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Demand for World Bank loans rises dramatically

Demand for lending from the World Bank has risen to levels "never seen outside a financial crisis," according to the latest research by the global lender to developing countries.

"As developing countries continue to face strong economic headwinds, demand for lending from the World Bank has risen to levels never seen outside a financial crisis," the World Bank said in a statement published on Monday.

It said lending was now on track to climb to more than $150 billion in support between the fiscal full-year of 2013 and the current fiscal year. Furthermore, the bank said that demand for lending from middle-income countries – in the face of renewed economic challenges amid a global slowdown – was set to rise further.

In the bank's last fiscal full-year, 2015, lending by the International Bank for Reconstruction and Development (the IBRD, whose parent is the World Bank Group) "was the highest it has ever been outside a financial crisis at $23.5 billion," the bank said.

It added that it expected full-year 2016 "will easily eclipse that record, with lending projected to rise above $25 billion."

The World Bank has two specific objectives; one is to end extreme poverty and the other is to promote shared prosperity. It also advises countries on implementing reforms aimed at creating growth.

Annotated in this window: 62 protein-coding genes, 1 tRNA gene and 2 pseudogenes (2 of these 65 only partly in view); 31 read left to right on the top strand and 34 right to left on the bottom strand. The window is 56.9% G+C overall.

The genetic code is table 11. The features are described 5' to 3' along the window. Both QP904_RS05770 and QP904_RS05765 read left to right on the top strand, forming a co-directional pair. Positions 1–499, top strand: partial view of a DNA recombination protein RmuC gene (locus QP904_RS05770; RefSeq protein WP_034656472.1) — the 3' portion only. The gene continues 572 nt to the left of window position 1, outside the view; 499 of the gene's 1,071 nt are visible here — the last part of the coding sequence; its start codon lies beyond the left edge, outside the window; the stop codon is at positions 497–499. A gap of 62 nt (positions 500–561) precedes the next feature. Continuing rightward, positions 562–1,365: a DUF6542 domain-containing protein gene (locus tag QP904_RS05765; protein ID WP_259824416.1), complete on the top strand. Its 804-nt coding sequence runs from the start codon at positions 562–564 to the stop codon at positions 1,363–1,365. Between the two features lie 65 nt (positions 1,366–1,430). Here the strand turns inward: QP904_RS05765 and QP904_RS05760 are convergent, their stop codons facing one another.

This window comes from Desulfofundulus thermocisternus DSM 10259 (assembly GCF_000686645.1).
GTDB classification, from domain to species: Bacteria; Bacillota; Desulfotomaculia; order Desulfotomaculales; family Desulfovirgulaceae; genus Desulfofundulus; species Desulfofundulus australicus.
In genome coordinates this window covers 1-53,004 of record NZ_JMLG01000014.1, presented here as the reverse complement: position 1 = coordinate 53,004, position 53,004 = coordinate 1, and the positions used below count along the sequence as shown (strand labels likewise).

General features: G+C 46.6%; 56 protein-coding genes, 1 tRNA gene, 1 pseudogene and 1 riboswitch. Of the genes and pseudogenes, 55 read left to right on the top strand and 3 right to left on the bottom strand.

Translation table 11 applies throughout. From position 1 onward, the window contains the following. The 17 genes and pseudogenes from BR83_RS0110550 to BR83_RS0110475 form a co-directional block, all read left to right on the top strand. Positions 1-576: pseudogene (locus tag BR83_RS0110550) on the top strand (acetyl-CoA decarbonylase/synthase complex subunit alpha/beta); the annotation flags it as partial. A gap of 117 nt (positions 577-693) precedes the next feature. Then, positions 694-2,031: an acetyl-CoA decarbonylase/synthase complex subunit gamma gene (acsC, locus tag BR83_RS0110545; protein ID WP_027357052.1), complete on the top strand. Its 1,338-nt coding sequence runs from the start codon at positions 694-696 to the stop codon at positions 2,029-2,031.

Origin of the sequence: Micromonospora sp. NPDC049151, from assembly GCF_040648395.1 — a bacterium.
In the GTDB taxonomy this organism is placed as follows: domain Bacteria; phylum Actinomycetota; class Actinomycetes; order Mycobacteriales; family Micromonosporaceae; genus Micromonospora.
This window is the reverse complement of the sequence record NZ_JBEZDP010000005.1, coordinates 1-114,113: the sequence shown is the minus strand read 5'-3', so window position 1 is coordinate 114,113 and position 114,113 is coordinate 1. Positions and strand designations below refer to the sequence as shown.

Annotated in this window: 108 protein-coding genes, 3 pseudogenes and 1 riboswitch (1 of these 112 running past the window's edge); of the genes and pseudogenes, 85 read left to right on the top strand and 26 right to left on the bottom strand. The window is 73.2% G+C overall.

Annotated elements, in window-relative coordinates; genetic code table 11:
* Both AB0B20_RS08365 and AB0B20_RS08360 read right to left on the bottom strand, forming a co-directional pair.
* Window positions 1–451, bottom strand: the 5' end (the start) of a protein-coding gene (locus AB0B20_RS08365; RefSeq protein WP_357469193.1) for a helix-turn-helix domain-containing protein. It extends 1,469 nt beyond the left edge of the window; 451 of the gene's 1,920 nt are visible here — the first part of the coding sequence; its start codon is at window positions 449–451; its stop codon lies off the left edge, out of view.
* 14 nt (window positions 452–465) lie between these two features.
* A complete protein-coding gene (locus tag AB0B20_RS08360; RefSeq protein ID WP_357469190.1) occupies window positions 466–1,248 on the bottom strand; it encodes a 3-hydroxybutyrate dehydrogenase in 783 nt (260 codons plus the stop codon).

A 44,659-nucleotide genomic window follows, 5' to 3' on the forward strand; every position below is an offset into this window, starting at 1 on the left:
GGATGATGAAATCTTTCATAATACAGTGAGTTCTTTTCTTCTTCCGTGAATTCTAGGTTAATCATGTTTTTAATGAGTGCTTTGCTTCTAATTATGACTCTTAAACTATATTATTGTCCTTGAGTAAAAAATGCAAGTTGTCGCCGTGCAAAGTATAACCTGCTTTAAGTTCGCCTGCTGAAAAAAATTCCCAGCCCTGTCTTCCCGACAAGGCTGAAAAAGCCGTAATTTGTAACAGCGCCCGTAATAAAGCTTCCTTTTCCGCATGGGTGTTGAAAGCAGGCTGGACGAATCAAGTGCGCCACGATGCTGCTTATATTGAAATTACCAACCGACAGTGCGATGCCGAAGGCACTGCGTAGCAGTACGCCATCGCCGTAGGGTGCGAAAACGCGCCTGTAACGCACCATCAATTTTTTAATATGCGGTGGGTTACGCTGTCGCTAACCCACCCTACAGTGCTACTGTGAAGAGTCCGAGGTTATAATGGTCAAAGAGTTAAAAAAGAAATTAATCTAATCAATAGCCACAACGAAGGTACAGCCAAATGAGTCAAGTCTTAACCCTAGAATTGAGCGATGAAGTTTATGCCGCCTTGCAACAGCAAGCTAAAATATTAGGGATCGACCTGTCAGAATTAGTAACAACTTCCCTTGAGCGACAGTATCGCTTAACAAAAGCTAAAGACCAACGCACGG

Fiji received lending from the World Bank Group in 2015
Jonas Gratzer/LightRocket via Getty Images
Fiji received lending from the World Bank Group in 2015

It has become widely known as the source of financial assistance to developing countries around the world but a rising demand for money shows that these countries are suffering the effects of a wider global slowdown, the bank's president said.

"We are in a global economy where growth is expected to remain weak, so it is critically important that the World Bank play our traditional role of helping developing countries accelerate growth," World Bank Group President Jim Yong Kim said in the statement.

"We have an historic opportunity to end extreme poverty in the world by 2030 but the only way we can achieve this goal is if developing countries – from middle-income to low-income nations – get back on the path of faster growth that helps the poorest and most vulnerable."

The World Bank forecasts global economic growth to reach 2.9 percent in 2016, picking up at a slower pace than previously expected from an estimated 2.4 percent in 2015. However, it noted that "conditions have generally deteriorated further since the start of the year."

To put the rise in demand in context, a decade ago in 2006, IBRD lending stood at $14 billion and then demand from middle-income countries rose to $44 billion in 2010, the peak lending year of the financial crisis. Rather than see lending fall after the crisis, however, it has continued to rise.

When the World Bank's management reviewed IBRD's financial capacity in the fiscal full-year of 2010, during the crisis, it was predicted that by full-year 2013, "post-crisis lending would drop to pre-crisis levels of $15 billion, which was the average level in real terms for the decade prior to the crisis," the bank said. Current lending levels are expected to surpass those forecast by at least $10 billion.

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